For the purposes of our contest, this is what a limerick is:
■It’s five lines long.
■The rhyme scheme is AABBA — that means Lines 1, 2 and 5 rhyme with one another, and Lines 3 and 4 rhyme with each other. (See “What a rhyme is” below.)
■Limericks traditionally are made up of anapests; an anapest is the three-beat rhythm “da-da-DAH.” As OEDILF puts it:
So the basic form is:
da da DAH / da da DAH / da da BING
da da DAH / da da DAH / da da DING
da da DAH / da da BAM
da da DAH / da da WHAM
da da DAH / da da DAH / da da PING
Here’s an example of an Invitational limerick that’s exactly in the form above, by Loser Stephen Gold of Glasgow, Scotland. I’ll boldface all the strong beats, the ones in all-caps above:
“I’ll be brief,” said the pelican. “We
Are so similar, me and BP;
Tarred and feathered. Those spills
Mean we both have huge bills.
High and dry, we’re completely at sea.”
■But they don’t have to start and finish with anapests! The Empress does not care if all the lines begin with the two weak beats of an anapest, and end with a strong beat. Instead, they can begin with one weak beat, or just come right in on the strong beat. Likewise, at the end of the line, you can add one or more weak beats as part of an extended rhyme (e.g., TALK-ing and WALK-ing; CRED-ible and ED-ible).
■In other words, what you absolutely must have, within each line, are strong beats separated by two weak beats.
In Lines 1, 2 and 5, that sounds like “HICK-or-y DICK-or-y DOCK.”
In Lines 3 and 4, that sounds like “DICK-or-y DOCK.”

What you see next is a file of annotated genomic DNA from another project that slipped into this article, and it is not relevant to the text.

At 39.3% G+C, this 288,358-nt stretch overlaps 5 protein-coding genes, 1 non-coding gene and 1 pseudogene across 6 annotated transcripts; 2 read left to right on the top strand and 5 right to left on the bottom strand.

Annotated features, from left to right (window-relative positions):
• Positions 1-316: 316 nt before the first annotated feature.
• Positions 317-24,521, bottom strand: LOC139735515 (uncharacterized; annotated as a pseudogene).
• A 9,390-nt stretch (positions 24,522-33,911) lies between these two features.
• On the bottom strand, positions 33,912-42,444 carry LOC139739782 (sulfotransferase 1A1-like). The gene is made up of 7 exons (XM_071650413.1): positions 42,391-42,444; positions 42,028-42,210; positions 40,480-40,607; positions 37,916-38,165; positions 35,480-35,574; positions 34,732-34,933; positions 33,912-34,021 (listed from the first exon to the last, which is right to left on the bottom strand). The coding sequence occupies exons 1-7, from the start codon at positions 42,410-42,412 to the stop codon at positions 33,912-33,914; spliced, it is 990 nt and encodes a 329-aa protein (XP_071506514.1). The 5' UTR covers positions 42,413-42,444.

But you certainly may have the extra weak beats at the beginning and ends of the lines — in fact, it’s usually better to have at least one weak beat (and even better, two) between the last strong beat of one line and the first strong beat of the next line; having two strong beats in a row is acceptable but sometimes clunky-sounding. Those two weak beats can be on the same line, or at the end of one and the beginning of the next. But Lines 1, 2 and 5 must all end with the same number of weak beats (if any), as must Lines 3 and 4.
Here’s an example from the Week 882 Invitational on the word “draconian,” by the great limerick writer Chris Doyle of Ponder, Tex., who has more than 1,400 blots of Invite ink and also is one of the best and most prolific contributors to OEDILF. Note that Chris’s Line 1 begins not with an anapest, but with just one weak beat (“The”), and that the extended rhyme at the ends of 1, 2 and 5 includes two weak syllables (“ni-an”) — followed by another weak beat at the beginning of the next line. Yet the limerick contains a very strong “hickory-dickory-dock” rhythm at its core (strong beats again are in bold):